Wearing a condom won’t protect you from social networking disease

by Madeline Laughs

How far will Fi go?Take a good look at the picture attached to this blog post. This is a Public post, which makes it available to anyone with a Facebook account.

This is the definition of irony.

What you see here is a fake profile making a comment about another fake identity that was used to hoodwink a lot of innocent people. It’s being commented on by an admitted fake profile that created the fake identity they are both cockadoodling about.

I was once real life friends with one of the fake profiles.

I talked on the phone to the other one.

I used to believe everything both of them told me.

They are a Sociopathic Duo.

Today I’m going to write about a subject that I do not enjoy writing about. Unfortunately, it seems to be a topic I know quite a bit more about than I want to. I had to learn about it, in order to protect myself. Today I’m going to talk about the pitfalls of social networking and how to protect yourself.

Social networking is a passion of mine. I have been social networking since the Internet was made public. My first experience online was a little website called Prodigy.  

My passion for social networking was nearly destroyed for the first time in 2010. I ended up sitting in a nest of people whose sole intent, it seems, is to hurt and manipulate people online. At the heart of it all were two of the most diabolical sociopaths I have ever seen in my life. They’re connection to me sent me on a quest to figure out how to un-attach myself from them and from people like them.

I have had numerous run-ins with unsavory sorts online. You can’t be online for the number of years I have been online and not have an experience, or two, you can talk about.

This one in 2010 was a real doozy.

I received a message last night from someone I consider to be a dear friend now. I have never met her in person, but hope to one day. I met her through mutual friends on Facebook and since connecting with her I get the privilege everyday of being a part of her humorous and fun, yet sensitive and thoughtful way of managing her own life.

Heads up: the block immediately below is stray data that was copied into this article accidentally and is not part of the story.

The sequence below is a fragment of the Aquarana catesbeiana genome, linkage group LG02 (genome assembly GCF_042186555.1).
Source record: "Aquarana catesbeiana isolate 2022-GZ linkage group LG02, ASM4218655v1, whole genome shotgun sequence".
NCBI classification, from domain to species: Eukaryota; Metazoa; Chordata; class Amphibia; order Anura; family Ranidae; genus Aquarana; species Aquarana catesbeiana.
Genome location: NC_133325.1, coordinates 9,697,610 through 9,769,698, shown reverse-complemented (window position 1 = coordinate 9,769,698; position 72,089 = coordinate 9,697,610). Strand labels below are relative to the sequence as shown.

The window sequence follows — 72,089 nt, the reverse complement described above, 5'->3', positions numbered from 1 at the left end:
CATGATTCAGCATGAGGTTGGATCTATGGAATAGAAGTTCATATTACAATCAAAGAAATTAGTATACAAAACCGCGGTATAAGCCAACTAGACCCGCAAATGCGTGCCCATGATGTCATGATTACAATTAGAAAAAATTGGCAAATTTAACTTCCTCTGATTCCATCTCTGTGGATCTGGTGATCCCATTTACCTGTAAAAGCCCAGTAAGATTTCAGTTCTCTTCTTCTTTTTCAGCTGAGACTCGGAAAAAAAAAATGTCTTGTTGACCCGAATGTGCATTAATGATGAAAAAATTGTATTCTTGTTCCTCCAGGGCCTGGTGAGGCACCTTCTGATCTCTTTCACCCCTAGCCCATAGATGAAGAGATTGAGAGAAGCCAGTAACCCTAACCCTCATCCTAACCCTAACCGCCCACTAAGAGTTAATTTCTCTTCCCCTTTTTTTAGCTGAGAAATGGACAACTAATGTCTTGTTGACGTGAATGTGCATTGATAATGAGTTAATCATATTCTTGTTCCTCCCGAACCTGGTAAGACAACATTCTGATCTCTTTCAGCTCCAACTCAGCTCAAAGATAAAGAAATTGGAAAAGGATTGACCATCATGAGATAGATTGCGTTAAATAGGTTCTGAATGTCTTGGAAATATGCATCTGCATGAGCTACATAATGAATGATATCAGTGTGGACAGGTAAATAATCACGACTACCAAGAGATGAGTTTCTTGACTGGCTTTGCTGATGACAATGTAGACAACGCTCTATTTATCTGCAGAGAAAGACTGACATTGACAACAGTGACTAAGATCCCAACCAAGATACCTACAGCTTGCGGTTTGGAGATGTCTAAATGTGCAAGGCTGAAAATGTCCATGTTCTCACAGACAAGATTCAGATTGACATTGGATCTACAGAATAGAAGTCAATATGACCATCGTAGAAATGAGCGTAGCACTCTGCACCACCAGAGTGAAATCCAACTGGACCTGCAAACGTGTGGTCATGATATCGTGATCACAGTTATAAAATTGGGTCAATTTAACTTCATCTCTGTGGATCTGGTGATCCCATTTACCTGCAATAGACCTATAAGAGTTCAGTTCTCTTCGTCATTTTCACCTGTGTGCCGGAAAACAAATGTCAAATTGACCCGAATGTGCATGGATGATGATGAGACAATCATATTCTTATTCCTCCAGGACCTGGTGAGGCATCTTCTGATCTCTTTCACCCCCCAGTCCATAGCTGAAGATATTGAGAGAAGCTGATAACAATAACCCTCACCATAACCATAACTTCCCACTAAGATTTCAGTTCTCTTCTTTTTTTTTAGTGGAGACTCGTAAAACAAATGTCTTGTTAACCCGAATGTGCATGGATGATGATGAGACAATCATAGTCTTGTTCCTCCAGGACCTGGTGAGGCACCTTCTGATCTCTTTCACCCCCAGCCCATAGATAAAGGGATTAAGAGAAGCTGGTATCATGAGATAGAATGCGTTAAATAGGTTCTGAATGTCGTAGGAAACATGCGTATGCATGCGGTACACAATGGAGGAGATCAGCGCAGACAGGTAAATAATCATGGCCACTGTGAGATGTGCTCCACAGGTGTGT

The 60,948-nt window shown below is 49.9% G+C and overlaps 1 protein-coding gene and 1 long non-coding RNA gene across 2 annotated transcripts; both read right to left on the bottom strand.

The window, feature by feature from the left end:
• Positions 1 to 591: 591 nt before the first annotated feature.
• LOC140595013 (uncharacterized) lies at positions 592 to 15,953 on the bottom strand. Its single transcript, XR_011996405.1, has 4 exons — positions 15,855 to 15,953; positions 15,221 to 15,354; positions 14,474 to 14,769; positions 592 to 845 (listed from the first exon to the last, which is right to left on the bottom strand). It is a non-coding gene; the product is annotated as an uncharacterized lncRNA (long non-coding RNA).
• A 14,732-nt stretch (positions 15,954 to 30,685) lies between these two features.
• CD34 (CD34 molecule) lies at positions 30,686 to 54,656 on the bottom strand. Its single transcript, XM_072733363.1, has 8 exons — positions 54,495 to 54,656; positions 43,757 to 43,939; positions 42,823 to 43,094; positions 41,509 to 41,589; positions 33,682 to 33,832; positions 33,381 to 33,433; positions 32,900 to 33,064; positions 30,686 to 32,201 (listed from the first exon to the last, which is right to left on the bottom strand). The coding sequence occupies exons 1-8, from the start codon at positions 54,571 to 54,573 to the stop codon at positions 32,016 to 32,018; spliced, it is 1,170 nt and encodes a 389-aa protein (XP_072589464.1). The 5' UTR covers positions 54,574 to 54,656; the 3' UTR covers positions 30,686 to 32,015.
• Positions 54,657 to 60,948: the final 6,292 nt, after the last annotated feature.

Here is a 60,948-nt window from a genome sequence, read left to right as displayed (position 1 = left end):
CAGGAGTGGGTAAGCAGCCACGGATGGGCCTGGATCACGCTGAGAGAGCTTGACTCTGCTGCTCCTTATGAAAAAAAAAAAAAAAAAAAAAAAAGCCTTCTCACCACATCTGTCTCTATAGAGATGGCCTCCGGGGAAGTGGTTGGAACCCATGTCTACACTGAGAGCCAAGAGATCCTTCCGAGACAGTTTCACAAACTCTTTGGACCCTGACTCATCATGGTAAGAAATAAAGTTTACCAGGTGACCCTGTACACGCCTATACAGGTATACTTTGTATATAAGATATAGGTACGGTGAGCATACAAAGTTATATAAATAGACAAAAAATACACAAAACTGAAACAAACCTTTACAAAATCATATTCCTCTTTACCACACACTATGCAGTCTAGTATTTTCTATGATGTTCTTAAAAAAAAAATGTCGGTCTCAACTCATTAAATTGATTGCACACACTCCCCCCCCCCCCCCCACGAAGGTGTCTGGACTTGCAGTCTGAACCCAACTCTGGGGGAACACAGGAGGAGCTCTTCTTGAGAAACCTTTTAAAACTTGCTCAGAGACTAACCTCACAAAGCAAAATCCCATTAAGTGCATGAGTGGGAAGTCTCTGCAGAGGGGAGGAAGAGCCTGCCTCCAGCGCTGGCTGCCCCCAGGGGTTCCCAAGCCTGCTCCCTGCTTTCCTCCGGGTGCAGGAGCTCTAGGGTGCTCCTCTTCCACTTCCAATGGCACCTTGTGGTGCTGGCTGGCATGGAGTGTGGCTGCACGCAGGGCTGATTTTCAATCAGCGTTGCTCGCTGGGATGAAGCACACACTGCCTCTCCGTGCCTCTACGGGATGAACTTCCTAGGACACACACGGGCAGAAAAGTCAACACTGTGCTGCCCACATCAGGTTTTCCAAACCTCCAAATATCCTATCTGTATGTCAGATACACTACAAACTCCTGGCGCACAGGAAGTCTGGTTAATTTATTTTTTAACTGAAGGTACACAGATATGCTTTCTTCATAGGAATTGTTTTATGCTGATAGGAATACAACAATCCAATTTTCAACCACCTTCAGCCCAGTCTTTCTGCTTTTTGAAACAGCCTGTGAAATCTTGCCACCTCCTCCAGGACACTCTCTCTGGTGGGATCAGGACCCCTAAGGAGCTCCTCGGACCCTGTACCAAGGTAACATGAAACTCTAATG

Last night she finally asked me about our mutual friendships and how I knew some of the people that had become her friends online by virtue of being connected to me.

This was something I have given thought to. Not in connection with her, but a while back in connection with the two sociopaths. When I was researching how they came into many of the lives of people that I cared about, I had to dig through a myriad of lies that had been shared with me in order to find the truth about how they became such a large part of our lives.

It was a tangled web they wove.

I read and researched all of the tools Facebook makes available to people being stalked and harassed on their network. I changed privacy settings and informed friends about my dilemma. I shared so much information on what they had done, what they were doing and how to get rid of them, that it eventually did fill a book.

I already know the anxiety of suspecting you have just shared a huge portion of your life with someone that only wants to hurt and abuse you. I know how it feels to confide in someone, only to have them betray you within seconds by telling your secrets to people that don’t like you. I know the feeling of being lied to. I know the feeling of being used for money. I know the feeling of being persecuted and maligned for things I never said and acts I never performed.

I know all of this from simply having a profile on Facebook.

Isn’t that sad?

You might be asking yourself why I continue to stay on Facebook since it has caused me so much grief. That’s a good and valid question and I have an answer for you. I stay on Facebook in spite of those people. Not really to spite them, but because I refuse to allow them to take over.

I am a crusader and this past year I took measures to join groups and befriend people that have a similar quest. Instead of joining up and being a member of the chatty, discussion groups where sociopaths tend to congregate and thrive, I decided to actually do something about cleaning them up and out.

Don’t misunderstand my intent. I enjoy a chatty group just as much as the next person and I love debating my opinions on subjects with like-minded friends. My mission would never be accomplished just talking about it. Instead of running my mouth in a group, I joined groups that are vehicles for making changes and cleaning up the more sinister element on Facebook. If the mood to run my mouth ever strikes, I can, and do, run my mouth ad nauseum on my own profile page.

My own profile page…a place only my friends can see.

That’s a huge revelation and one you should pay attention to.

When you join a group that has a chatty platform where the only thing that occurs is mostly conversational, the one thing you must always consider is that anything you say can and sometimes will, be used against you.

For example:

You join a chatty group with 50 members. The topic of the group can be anything; politics, animal care, beauty opinions or just a bunch of girls talking. Here are some questions you should ask yourself:

1. How many people in the group do I have a personal connection with?